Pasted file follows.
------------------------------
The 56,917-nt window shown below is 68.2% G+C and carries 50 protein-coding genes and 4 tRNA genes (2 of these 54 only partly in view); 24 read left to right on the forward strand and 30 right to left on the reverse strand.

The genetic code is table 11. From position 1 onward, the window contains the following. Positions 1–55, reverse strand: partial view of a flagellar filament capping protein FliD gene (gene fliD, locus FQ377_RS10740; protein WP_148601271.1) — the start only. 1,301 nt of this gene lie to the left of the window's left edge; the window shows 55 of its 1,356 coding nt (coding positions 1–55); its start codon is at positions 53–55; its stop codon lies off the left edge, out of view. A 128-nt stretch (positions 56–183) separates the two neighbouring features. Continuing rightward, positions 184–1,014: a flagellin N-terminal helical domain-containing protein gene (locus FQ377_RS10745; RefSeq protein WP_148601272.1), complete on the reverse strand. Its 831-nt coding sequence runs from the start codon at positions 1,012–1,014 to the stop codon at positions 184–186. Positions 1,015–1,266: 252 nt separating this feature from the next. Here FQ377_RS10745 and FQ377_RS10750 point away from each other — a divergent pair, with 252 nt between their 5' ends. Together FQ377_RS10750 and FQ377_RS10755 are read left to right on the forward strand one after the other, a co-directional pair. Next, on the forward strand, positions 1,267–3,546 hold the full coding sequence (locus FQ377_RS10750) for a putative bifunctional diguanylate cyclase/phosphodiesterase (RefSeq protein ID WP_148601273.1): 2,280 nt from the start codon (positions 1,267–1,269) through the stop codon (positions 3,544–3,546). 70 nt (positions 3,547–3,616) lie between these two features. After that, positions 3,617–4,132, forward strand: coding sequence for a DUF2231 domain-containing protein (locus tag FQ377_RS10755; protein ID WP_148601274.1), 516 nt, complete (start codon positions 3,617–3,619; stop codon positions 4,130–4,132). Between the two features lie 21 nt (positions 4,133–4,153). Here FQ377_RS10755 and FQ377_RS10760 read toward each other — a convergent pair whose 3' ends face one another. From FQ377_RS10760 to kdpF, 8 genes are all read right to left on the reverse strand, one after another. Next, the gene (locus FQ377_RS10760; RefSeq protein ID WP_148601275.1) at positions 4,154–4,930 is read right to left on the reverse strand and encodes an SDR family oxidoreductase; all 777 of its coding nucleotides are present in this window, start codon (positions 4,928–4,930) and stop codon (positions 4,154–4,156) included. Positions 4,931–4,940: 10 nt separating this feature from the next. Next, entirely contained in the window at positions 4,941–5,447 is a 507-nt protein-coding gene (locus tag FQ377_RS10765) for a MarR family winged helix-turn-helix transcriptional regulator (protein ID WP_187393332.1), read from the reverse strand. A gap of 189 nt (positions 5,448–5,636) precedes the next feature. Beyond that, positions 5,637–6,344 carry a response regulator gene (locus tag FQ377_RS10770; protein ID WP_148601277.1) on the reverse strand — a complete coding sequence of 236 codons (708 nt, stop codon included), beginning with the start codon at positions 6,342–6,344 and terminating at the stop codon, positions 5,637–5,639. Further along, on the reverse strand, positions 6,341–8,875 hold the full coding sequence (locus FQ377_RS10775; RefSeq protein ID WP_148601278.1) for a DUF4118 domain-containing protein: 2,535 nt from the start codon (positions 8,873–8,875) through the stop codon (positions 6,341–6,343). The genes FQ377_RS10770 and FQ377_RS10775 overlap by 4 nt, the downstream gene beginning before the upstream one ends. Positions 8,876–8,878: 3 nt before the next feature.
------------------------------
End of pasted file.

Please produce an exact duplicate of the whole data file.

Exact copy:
The 56,917-nt window shown below is 68.2% G+C and carries 50 protein-coding genes and 4 tRNA genes (2 of these 54 only partly in view); 24 read left to right on the forward strand and 30 right to left on the reverse strand.

The genetic code is table 11. From position 1 onward, the window contains the following. Positions 1–55, reverse strand: partial view of a flagellar filament capping protein FliD gene (gene fliD, locus FQ377_RS10740; protein WP_148601271.1) — the start only. 1,301 nt of this gene lie to the left of the window's left edge; the window shows 55 of its 1,356 coding nt (coding positions 1–55); its start codon is at positions 53–55; its stop codon lies off the left edge, out of view. A 128-nt stretch (positions 56–183) separates the two neighbouring features. Continuing rightward, positions 184–1,014: a flagellin N-terminal helical domain-containing protein gene (locus FQ377_RS10745; RefSeq protein WP_148601272.1), complete on the reverse strand. Its 831-nt coding sequence runs from the start codon at positions 1,012–1,014 to the stop codon at positions 184–186. Positions 1,015–1,266: 252 nt separating this feature from the next. Here FQ377_RS10745 and FQ377_RS10750 point away from each other — a divergent pair, with 252 nt between their 5' ends. Together FQ377_RS10750 and FQ377_RS10755 are read left to right on the forward strand one after the other, a co-directional pair. Next, on the forward strand, positions 1,267–3,546 hold the full coding sequence (locus FQ377_RS10750) for a putative bifunctional diguanylate cyclase/phosphodiesterase (RefSeq protein ID WP_148601273.1): 2,280 nt from the start codon (positions 1,267–1,269) through the stop codon (positions 3,544–3,546). 70 nt (positions 3,547–3,616) lie between these two features. After that, positions 3,617–4,132, forward strand: coding sequence for a DUF2231 domain-containing protein (locus tag FQ377_RS10755; protein ID WP_148601274.1), 516 nt, complete (start codon positions 3,617–3,619; stop codon positions 4,130–4,132). Between the two features lie 21 nt (positions 4,133–4,153). Here FQ377_RS10755 and FQ377_RS10760 read toward each other — a convergent pair whose 3' ends face one another. From FQ377_RS10760 to kdpF, 8 genes are all read right to left on the reverse strand, one after another. Next, the gene (locus FQ377_RS10760; RefSeq protein ID WP_148601275.1) at positions 4,154–4,930 is read right to left on the reverse strand and encodes an SDR family oxidoreductase; all 777 of its coding nucleotides are present in this window, start codon (positions 4,928–4,930) and stop codon (positions 4,154–4,156) included. Positions 4,931–4,940: 10 nt separating this feature from the next. Next, entirely contained in the window at positions 4,941–5,447 is a 507-nt protein-coding gene (locus tag FQ377_RS10765) for a MarR family winged helix-turn-helix transcriptional regulator (protein ID WP_187393332.1), read from the reverse strand. A gap of 189 nt (positions 5,448–5,636) precedes the next feature. Beyond that, positions 5,637–6,344 carry a response regulator gene (locus tag FQ377_RS10770; protein ID WP_148601277.1) on the reverse strand — a complete coding sequence of 236 codons (708 nt, stop codon included), beginning with the start codon at positions 6,342–6,344 and terminating at the stop codon, positions 5,637–5,639. Further along, on the reverse strand, positions 6,341–8,875 hold the full coding sequence (locus FQ377_RS10775; RefSeq protein ID WP_148601278.1) for a DUF4118 domain-containing protein: 2,535 nt from the start codon (positions 8,873–8,875) through the stop codon (positions 6,341–6,343). The genes FQ377_RS10770 and FQ377_RS10775 overlap by 4 nt, the downstream gene beginning before the upstream one ends. Positions 8,876–8,878: 3 nt before the next feature.